Thursday, June 19, 2014

Experience of a lifetime!

Now that it's been a few weeks since the trip to Central Europe, I've been thinking about the entire experience.  What an incredible, beautiful (if sometimes heartbreaking) adventure!

Not only did I make new friends, but I got to see another part of the world I'd never seen before.  While there were a few shopping excursions, the brunt of the trip was very educational - the world was our classroom!

Because I am a history major, and the class I took for the trip was the History of the Holocaust, the exploratory activities I did centered on monuments and memorials.  Some of the most beautiful memorials I saw were in Budapest, Hungary.

Emmanuel Tree - Budapest

Behind the Great Synagogue in Budapest is the Raul Wallenberg Memorial Park, the home of an incredible Holocaust memorial.  The Holocaust Memorial, known as the Emanuel Tree, is a weeping willow with names of Hungarian Jews who were murdered during the Holocaust inscribed on each leaf.   
The Memorial Tree is another example of an artistic monument; while the sculpture itself does not originate from the time period it depicts, the intended meaning of memorializing victims is still clear, and perhaps kept more relevant due to the phenomenal presentation.  

Shoes on the Danube - Budapest

Sixty pairs of period-appropriate shoes cast from iron line the Pest side of the river.  Near the shoes is a plaque that reads, “To the memory of the victims shot into the Danube by Arrow Cross militiamen in 1944-1945.  Erected 16 April 2005.”  These shoes give remembrance to the victims that were ordered to remove their shoes and were shot at the edge of the water so that their bodies would fall in and be carried away.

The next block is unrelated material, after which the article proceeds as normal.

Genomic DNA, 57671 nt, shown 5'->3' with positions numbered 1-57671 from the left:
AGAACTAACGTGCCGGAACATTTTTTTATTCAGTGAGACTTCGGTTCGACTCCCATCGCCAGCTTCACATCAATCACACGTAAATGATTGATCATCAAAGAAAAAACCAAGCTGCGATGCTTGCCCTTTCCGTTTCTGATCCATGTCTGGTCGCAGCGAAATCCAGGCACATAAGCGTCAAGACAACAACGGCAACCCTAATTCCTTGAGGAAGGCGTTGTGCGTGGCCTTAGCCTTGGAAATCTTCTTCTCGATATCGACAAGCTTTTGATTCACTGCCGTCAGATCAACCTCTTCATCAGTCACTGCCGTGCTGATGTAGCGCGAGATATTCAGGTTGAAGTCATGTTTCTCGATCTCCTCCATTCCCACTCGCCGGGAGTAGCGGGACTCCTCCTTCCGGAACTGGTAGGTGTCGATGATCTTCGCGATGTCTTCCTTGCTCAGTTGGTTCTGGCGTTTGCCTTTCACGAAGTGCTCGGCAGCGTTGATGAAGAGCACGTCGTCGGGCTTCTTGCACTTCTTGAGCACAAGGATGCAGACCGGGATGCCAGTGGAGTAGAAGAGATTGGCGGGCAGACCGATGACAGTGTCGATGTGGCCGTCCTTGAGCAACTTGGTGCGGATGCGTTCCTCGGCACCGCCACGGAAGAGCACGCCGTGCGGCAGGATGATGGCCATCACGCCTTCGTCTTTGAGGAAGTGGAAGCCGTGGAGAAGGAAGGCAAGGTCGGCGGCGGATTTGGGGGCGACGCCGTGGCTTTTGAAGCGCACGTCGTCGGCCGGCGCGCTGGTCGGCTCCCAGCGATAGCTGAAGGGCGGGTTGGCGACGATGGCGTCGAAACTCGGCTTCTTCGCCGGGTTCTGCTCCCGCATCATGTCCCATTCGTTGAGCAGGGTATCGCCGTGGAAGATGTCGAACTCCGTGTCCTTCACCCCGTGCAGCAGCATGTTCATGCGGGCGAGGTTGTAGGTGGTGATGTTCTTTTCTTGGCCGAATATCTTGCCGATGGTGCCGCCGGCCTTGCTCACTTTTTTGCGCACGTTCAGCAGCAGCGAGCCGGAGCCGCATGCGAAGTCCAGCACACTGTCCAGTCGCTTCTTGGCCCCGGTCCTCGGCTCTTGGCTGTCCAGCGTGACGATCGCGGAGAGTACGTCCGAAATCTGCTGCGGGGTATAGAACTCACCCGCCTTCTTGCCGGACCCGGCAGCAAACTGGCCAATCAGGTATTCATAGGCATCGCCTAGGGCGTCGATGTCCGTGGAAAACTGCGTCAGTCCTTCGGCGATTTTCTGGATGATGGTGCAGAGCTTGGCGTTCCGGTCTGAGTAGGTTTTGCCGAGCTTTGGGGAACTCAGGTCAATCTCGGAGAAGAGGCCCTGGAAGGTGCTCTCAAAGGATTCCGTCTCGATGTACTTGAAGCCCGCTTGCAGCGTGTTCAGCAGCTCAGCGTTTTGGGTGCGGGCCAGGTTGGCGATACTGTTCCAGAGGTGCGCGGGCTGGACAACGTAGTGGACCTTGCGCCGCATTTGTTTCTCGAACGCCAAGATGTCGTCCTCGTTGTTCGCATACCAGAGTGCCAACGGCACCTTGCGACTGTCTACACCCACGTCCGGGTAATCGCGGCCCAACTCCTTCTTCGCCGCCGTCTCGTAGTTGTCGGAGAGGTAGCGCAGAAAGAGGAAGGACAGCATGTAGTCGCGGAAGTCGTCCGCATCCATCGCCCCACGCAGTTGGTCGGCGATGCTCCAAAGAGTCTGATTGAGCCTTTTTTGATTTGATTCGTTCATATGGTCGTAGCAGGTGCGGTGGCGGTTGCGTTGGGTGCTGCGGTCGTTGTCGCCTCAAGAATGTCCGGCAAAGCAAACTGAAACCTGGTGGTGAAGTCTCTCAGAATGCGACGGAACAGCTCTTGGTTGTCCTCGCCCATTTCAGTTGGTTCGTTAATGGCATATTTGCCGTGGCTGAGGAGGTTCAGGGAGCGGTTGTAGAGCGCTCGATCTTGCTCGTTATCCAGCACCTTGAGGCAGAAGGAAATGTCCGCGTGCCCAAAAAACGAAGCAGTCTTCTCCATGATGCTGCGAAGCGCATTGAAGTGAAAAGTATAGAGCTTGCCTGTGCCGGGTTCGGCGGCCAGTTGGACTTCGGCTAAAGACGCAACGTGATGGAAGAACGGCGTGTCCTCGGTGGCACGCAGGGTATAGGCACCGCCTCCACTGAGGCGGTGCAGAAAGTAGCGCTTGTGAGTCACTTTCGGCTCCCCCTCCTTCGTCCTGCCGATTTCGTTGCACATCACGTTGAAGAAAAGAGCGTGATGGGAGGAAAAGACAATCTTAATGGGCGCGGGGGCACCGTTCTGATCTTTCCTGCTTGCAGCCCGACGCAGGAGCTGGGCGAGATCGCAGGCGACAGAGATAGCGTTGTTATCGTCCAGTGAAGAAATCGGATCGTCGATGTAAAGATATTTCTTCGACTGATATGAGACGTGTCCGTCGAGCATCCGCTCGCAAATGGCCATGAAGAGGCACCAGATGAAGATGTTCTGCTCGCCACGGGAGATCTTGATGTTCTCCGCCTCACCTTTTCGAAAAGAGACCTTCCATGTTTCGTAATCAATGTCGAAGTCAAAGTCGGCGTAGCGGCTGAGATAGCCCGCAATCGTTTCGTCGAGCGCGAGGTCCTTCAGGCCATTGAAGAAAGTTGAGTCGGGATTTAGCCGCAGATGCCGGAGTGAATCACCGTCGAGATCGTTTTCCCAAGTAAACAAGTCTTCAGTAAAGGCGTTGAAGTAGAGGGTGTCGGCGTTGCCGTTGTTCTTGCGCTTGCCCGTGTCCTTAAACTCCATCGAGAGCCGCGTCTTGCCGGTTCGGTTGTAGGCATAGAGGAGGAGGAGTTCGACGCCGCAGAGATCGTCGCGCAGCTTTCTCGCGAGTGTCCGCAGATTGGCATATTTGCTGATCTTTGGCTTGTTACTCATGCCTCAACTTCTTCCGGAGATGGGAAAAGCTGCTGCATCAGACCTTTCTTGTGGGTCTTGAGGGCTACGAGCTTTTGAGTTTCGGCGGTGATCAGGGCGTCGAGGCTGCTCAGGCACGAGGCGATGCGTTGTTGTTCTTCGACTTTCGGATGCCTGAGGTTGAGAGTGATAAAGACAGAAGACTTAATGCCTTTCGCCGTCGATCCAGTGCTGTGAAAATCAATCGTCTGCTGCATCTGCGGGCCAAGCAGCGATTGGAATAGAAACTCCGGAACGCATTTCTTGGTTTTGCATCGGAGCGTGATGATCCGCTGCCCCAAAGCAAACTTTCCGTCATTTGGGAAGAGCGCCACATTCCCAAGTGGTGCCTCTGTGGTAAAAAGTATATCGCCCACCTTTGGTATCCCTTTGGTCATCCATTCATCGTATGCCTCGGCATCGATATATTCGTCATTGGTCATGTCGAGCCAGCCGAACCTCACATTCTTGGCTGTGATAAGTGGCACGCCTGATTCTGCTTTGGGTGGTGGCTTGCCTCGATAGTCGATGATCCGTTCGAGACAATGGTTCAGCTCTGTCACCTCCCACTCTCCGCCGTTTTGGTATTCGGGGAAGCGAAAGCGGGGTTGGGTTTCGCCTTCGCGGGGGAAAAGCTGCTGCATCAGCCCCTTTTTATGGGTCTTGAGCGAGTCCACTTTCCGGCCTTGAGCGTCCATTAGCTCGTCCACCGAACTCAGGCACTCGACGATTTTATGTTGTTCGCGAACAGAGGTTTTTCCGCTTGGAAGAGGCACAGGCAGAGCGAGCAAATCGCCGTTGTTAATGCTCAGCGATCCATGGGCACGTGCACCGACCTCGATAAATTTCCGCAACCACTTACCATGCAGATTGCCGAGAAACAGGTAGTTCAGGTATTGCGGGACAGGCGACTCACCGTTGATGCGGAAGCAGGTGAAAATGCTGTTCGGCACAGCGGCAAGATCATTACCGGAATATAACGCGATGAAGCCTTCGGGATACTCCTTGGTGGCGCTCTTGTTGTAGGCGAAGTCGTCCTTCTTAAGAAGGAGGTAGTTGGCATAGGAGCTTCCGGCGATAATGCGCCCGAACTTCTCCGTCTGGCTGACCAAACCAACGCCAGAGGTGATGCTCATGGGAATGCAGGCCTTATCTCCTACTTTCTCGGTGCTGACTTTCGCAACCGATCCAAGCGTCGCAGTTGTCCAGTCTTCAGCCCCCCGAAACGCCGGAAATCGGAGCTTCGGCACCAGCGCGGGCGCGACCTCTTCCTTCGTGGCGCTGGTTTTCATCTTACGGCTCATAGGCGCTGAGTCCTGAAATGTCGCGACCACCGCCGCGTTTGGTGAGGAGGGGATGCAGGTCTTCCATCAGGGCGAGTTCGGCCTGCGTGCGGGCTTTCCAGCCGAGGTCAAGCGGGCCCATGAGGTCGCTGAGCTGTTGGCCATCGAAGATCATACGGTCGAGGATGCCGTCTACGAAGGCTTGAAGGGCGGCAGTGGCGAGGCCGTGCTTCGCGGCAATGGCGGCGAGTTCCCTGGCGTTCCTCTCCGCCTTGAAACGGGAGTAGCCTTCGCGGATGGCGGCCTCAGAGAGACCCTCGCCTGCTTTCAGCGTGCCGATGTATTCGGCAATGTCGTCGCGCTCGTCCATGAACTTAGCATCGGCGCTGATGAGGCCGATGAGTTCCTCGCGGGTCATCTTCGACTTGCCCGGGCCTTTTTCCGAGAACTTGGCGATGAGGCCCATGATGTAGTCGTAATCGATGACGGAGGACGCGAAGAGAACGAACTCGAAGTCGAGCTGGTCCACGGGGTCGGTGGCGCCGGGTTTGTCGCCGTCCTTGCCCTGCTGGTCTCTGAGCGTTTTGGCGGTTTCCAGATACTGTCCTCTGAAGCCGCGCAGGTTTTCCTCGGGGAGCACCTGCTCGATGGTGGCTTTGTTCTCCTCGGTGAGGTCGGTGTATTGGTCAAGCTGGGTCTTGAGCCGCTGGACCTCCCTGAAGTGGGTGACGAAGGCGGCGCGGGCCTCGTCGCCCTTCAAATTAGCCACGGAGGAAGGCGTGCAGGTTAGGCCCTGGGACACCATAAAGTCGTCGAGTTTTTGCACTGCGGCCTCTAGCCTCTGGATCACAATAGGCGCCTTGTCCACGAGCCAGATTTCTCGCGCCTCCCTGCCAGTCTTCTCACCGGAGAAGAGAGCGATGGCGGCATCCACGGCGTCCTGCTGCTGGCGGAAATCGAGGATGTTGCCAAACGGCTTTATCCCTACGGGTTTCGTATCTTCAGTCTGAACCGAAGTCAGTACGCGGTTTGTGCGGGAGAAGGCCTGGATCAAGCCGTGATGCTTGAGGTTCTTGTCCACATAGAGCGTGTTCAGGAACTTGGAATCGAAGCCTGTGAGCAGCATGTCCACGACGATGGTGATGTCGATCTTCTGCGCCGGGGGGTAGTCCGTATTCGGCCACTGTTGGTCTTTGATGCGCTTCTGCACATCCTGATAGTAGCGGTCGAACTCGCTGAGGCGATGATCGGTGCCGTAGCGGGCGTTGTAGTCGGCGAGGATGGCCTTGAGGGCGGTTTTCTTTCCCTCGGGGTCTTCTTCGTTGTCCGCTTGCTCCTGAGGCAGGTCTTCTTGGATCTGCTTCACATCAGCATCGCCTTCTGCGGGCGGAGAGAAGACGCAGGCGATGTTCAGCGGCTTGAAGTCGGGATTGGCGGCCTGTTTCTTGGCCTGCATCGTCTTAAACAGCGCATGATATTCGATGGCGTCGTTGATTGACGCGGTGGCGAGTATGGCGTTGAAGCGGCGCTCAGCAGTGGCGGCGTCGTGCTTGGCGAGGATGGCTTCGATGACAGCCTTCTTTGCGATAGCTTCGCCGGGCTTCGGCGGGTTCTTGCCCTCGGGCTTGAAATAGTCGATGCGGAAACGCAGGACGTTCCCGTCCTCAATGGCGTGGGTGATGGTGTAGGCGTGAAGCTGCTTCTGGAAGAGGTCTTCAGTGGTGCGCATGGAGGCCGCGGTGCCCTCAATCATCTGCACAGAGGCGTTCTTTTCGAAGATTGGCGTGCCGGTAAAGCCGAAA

Memorial on the March of Life
This is a memorial to the victims of the death marches.  A plaque explains the memorial's meaning:

 Life and death take turns from the beginning of the time as an unstoppable whirlpool.  The sculpture offers memory for this ongoing circle by the use of the closed geometric and the open organic forms.  The number spiral refers to the camp tattoos and to the loss of identity…The formation without plinth inspires us to culminate with the possibilities among the plastics.  Within the forms and the symbols we can still find the ongoing tension.

The experiences from this trip will stay with me forever.  I learned so much, and saw so many things I thought I would never see.  To anyone even considering traveling abroad - go!  Not later, but now.  It changes you!
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